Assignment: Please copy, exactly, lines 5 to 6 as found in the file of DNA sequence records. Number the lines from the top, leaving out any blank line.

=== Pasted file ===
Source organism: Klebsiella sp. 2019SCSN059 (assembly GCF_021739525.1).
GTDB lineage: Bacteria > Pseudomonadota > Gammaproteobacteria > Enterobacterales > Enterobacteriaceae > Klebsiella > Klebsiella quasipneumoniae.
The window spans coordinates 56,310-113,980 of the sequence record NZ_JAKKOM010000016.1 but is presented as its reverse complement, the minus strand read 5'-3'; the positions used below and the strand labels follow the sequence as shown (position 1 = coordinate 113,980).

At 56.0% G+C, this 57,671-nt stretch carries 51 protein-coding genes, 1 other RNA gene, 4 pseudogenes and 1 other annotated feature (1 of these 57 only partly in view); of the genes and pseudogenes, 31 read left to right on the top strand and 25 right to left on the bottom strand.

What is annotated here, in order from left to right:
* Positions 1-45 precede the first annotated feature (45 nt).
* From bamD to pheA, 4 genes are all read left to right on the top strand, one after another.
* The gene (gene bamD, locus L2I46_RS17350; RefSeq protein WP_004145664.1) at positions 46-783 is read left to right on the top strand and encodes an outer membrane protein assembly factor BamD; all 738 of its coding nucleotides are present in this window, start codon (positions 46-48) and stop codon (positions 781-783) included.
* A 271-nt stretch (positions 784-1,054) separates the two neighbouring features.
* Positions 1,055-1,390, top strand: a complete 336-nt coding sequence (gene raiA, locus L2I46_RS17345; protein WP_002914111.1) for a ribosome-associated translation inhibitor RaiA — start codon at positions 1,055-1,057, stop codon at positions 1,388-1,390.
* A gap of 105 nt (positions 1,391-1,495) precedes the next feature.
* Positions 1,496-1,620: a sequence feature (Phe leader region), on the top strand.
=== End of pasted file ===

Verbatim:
What is annotated here, in order from left to right:
* Positions 1-45 precede the first annotated feature (45 nt).